Human Rights at Home

Human rights matter, everywhere. Our students and faculty are working alongside community partners in Washington state to monitor social trends and analyze local policy impacts in immigration, criminal justice, labor, and health.

Read our latest research memo

Human rights matter, everywhere. Our students and faculty are working alongside community partners in Washington state to monitor social trends and analyze local policy impacts in immigration, criminal justice, labor, and health.

Read our latest research memo

University of Washington faculty and student researchers are redoubling our commitments to human rights in the face of a political climate that threatens our communities and values. We are building connections across our campus and region to identify research projects that will strengthen the work of frontline human rights organizations in Washington State.

Immigrant Rights

In today’s climate of heightened anti-immigrant sentiment, it is increasingly important to understand the way shifting federal policies affect human rights in our communities. Today, the nation contemplates a series of policy and budget proposals that would dramatically augment the resources and authority granted to Customs and Border Protection (CBP) and Immigration and Customs Enforcement (ICE) without any corresponding assurance that these agencies will comply with human rights requirements, and without any commitment to public disclosure that would make necessary oversight possible. In light of these developments, and the growing chorus of concerns raised by immigrant communities in our state, it is necessary to gather reliable data on the policies and practices shaping immigration enforcement.

UWCHR’s Human Rights at Home initiative plans a series of reports using freedom of information and public disclosure laws to shed light on research topics identified by community partners on the front lines of immigrant rights struggles in our region.

Don’t Ask, Do Tell: Local Law Enforcement Collaboration with ICE/CBP

A private company writes policy manuals that offer guidelines for local law enforcement’s collaboration with federal immigration agencies. Many of these policies encode potentially unconstitutional practices which may have the effect of funneling Washington state residents into encounters with immigration enforcement. Read the full report here.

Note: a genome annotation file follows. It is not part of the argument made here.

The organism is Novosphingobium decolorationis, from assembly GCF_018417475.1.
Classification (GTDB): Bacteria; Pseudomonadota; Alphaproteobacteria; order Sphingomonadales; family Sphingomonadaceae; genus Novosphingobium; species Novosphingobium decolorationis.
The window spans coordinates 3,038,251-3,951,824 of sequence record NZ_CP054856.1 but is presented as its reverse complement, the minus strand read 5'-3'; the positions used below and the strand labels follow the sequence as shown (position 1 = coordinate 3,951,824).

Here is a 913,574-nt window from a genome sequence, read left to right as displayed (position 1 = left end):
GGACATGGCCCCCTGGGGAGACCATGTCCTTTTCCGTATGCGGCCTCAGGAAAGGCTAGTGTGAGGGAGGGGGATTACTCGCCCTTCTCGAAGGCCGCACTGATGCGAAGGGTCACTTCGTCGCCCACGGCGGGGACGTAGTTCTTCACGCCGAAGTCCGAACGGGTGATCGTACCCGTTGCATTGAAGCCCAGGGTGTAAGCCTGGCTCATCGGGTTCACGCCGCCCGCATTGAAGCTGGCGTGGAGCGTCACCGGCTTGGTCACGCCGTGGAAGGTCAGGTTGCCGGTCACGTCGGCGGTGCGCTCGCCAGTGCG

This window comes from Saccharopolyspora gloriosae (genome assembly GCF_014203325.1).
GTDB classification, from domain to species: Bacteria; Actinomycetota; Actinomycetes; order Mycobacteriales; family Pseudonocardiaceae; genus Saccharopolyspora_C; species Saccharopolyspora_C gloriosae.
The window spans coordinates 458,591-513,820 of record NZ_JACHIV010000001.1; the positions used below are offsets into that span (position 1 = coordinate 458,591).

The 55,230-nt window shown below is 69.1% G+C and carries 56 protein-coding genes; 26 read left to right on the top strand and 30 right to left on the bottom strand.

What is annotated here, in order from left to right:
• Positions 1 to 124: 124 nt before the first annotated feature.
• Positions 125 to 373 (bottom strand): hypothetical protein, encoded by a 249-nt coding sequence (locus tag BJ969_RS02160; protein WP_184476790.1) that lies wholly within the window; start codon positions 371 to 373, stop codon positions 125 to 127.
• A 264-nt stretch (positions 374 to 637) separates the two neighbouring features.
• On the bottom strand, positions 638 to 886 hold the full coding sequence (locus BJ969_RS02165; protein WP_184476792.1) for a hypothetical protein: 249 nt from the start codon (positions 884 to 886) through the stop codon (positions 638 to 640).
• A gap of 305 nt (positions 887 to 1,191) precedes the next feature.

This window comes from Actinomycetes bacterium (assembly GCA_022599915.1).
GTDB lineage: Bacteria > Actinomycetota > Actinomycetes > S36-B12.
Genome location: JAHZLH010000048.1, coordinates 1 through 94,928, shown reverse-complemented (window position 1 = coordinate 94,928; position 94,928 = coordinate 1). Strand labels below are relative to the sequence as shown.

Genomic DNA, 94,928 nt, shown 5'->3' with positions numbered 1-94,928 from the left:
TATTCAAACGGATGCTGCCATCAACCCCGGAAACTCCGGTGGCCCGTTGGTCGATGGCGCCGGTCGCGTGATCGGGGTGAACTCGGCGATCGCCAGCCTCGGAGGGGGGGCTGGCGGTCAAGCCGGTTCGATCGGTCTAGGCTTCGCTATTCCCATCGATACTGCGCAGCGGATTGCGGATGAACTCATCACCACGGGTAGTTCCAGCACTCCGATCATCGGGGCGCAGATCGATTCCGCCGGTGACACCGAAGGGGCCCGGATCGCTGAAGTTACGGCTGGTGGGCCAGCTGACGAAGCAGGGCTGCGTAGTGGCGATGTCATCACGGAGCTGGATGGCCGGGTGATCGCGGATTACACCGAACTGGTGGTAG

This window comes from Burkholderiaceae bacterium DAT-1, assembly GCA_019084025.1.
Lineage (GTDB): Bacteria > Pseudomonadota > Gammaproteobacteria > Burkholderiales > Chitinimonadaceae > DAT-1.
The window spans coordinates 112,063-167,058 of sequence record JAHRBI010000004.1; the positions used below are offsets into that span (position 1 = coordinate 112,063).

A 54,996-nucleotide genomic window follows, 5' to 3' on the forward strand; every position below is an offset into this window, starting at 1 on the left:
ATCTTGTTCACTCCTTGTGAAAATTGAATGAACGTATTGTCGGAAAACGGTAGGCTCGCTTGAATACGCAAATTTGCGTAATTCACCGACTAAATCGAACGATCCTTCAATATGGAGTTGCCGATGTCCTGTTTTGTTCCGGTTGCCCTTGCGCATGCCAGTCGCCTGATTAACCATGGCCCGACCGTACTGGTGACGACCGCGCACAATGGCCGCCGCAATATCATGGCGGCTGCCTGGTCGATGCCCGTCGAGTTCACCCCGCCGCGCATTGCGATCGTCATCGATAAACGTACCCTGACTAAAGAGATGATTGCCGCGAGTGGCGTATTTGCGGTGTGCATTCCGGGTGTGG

Health as a Human Right

"Health Care as a Right of Citizenship: The Continuing Evolution of Reform" by Gunnar Almgren

Gunnar Almgren is a Professor at the UW School of Social Work and a faculty associate of the Center for Human Rights. His timely book Health Care as a Right of Citizenship: The Continuing Evolution of Reform was published in 2017 by Columbia University Press. We spoke with Professor Almgren about the historical and philosophical impetus—and barriers—for fundamental health care reform. Read our interview, “I’m Betting My Life On It”: Prof. Gunnar Almgren on Health Care Reform.

Innovations in Native Health Care Access

Across the United States, recent years have seen growing recognition of the need to explore new models to expand access to health care. While the movement toward fulfilling the promise of health as a human right may have stalled among politicians, Native communities in the Pacific Northwest are forging innovative models in their communities, in ways that may offer valuable insights to the national discussion.

In recent decades, various Native health care systems throughout Washington have transformed how they deliver care by expanding their patient population to include not just tribal members, but the surrounding non-Native community as well. In order to successfully broaden the scope of their health care services, these systems have had to employ creative techniques to address the medical, financial, and administrative issues that come along with expanded services. As a result, many have become the sole providers of care in their communities, and therefore offer a chance to evaluate the potential efficacy of single provider systems in non-urban areas.

This research project, led by CHR Faculty Associate Aaron Katz and MPH student Celia McTigue, is conducted in partnership with the Northwest Portland Area Indian Health Board with support from the UWCHR and other sources. Project collaborators were featured participants in the UWCHR’s annual Spring symposium, “NW Tribal Leadership: Re-envisioning Access to Healthcare” on May 10, 2018.